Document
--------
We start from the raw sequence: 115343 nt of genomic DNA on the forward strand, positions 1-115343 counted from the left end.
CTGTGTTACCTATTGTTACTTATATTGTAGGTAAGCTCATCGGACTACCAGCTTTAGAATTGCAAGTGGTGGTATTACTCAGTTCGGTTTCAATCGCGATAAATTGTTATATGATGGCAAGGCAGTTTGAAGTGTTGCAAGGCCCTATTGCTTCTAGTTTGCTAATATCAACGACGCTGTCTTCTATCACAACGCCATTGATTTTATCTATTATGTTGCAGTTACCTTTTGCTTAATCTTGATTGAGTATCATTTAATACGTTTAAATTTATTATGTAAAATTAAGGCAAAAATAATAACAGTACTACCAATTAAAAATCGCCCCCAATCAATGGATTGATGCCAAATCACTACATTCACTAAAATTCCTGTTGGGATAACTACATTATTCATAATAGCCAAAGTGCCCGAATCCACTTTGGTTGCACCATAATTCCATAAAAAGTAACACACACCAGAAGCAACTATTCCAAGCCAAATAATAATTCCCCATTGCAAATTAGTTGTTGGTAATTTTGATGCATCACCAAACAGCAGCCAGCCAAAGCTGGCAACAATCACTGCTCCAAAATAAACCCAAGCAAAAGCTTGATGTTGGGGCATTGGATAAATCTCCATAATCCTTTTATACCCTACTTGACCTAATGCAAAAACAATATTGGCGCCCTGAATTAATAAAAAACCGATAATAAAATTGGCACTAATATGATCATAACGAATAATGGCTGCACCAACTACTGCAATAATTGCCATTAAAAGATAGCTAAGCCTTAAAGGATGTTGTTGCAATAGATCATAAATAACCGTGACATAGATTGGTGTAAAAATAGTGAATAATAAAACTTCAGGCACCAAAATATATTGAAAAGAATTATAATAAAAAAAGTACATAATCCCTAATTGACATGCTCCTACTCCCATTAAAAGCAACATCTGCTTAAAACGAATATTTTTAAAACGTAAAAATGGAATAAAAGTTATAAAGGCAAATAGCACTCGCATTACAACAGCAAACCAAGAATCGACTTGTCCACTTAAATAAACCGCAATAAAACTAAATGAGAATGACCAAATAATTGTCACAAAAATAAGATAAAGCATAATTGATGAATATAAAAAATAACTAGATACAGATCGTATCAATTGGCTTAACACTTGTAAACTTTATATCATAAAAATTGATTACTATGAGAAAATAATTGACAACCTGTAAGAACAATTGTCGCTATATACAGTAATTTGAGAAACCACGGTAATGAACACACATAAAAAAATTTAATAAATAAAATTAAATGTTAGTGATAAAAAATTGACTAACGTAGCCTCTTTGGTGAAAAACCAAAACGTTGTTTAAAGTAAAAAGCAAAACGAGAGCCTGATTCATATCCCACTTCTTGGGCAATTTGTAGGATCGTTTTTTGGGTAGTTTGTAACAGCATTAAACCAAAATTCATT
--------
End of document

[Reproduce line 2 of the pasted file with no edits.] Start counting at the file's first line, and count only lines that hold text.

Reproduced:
CTGTGTTACCTATTGTTACTTATATTGTAGGTAAGCTCATCGGACTACCAGCTTTAGAATTGCAAGTGGTGGTATTACTCAGTTCGGTTTCAATCGCGATAAATTGTTATATGATGGCAAGGCAGTTTGAAGTGTTGCAAGGCCCTATTGCTTCTAGTTTGCTAATATCAACGACGCTGTCTTCTATCACAACGCCATTGATTTTATCTATTATGTTGCAGTTACCTTTTGCTTAATCTTGATTGAGTATCATTTAATACGTTTAAATTTATTATGTAAAATTAAGGCAAAAATAATAACAGTACTACCAATTAAAAATCGCCCCCAATCAATGGATTGATGCCAAATCACTACATTCACTAAAATTCCTGTTGGGATAACTACATTATTCATAATAGCCAAAGTGCCCGAATCCACTTTGGTTGCACCATAATTCCATAAAAAGTAACACACACCAGAAGCAACTATTCCAAGCCAAATAATAATTCCCCATTGCAAATTAGTTGTTGGTAATTTTGATGCATCACCAAACAGCAGCCAGCCAAAGCTGGCAACAATCACTGCTCCAAAATAAACCCAAGCAAAAGCTTGATGTTGGGGCATTGGATAAATCTCCATAATCCTTTTATACCCTACTTGACCTAATGCAAAAACAATATTGGCGCCCTGAATTAATAAAAAACCGATAATAAAATTGGCACTAATATGATCATAACGAATAATGGCTGCACCAACTACTGCAATAATTGCCATTAAAAGATAGCTAAGCCTTAAAGGATGTTGTTGCAATAGATCATAAATAACCGTGACATAGATTGGTGTAAAAATAGTGAATAATAAAACTTCAGGCACCAAAATATATTGAAAAGAATTATAATAAAAAAAGTACATAATCCCTAATTGACATGCTCCTACTCCCATTAAAAGCAACATCTGCTTAAAACGAATATTTTTAAAACGTAAAAATGGAATAAAAGTTATAAAGGCAAATAGCACTCGCATTACAACAGCAAACCAAGAATCGACTTGTCCACTTAAATAAACCGCAATAAAACTAAATGAGAATGACCAAATAATTGTCACAAAAATAAGATAAAGCATAATTGATGAATATAAAAAATAACTAGATACAGATCGTATCAATTGGCTTAACACTTGTAAACTTTATATCATAAAAATTGATTACTATGAGAAAATAATTGACAACCTGTAAGAACAATTGTCGCTATATACAGTAATTTGAGAAACCACGGTAATGAACACACATAAAAAAATTTAATAAATAAAATTAAATGTTAGTGATAAAAAATTGACTAACGTAGCCTCTTTGGTGAAAAACCAAAACGTTGTTTAAAGTAAAAAGCAAAACGAGAGCCTGATTCATATCCCACTTCTTGGGCAATTTGTAGGATCGTTTTTTGGGTAGTTTGTAACAGCATTAAACCAAAATTCATT